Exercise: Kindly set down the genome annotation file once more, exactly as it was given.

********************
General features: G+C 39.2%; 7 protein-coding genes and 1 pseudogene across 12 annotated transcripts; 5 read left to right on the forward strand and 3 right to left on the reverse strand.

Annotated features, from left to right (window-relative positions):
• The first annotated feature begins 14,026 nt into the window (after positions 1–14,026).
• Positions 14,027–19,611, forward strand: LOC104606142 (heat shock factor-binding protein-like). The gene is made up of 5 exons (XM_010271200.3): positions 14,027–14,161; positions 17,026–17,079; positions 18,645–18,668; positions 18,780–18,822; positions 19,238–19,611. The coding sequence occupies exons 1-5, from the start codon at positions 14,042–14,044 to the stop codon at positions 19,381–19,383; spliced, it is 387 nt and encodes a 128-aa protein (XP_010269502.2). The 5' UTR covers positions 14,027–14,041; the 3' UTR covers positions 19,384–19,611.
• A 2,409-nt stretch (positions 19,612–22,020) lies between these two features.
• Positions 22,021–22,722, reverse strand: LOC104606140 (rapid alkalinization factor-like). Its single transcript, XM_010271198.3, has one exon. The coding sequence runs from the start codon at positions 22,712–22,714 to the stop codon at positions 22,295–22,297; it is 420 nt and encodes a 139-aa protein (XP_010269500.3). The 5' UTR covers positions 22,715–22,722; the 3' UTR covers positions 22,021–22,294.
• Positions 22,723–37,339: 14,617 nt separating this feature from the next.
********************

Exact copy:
General features: G+C 39.2%; 7 protein-coding genes and 1 pseudogene across 12 annotated transcripts; 5 read left to right on the forward strand and 3 right to left on the reverse strand.

Annotated features, from left to right (window-relative positions):
• The first annotated feature begins 14,026 nt into the window (after positions 1–14,026).
• Positions 14,027–19,611, forward strand: LOC104606142 (heat shock factor-binding protein-like). The gene is made up of 5 exons (XM_010271200.3): positions 14,027–14,161; positions 17,026–17,079; positions 18,645–18,668; positions 18,780–18,822; positions 19,238–19,611. The coding sequence occupies exons 1-5, from the start codon at positions 14,042–14,044 to the stop codon at positions 19,381–19,383; spliced, it is 387 nt and encodes a 128-aa protein (XP_010269502.2). The 5' UTR covers positions 14,027–14,041; the 3' UTR covers positions 19,384–19,611.
• A 2,409-nt stretch (positions 19,612–22,020) lies between these two features.
• Positions 22,021–22,722, reverse strand: LOC104606140 (rapid alkalinization factor-like). Its single transcript, XM_010271198.3, has one exon. The coding sequence runs from the start codon at positions 22,712–22,714 to the stop codon at positions 22,295–22,297; it is 420 nt and encodes a 139-aa protein (XP_010269500.3). The 5' UTR covers positions 22,715–22,722; the 3' UTR covers positions 22,021–22,294.
• Positions 22,723–37,339: 14,617 nt separating this feature from the next.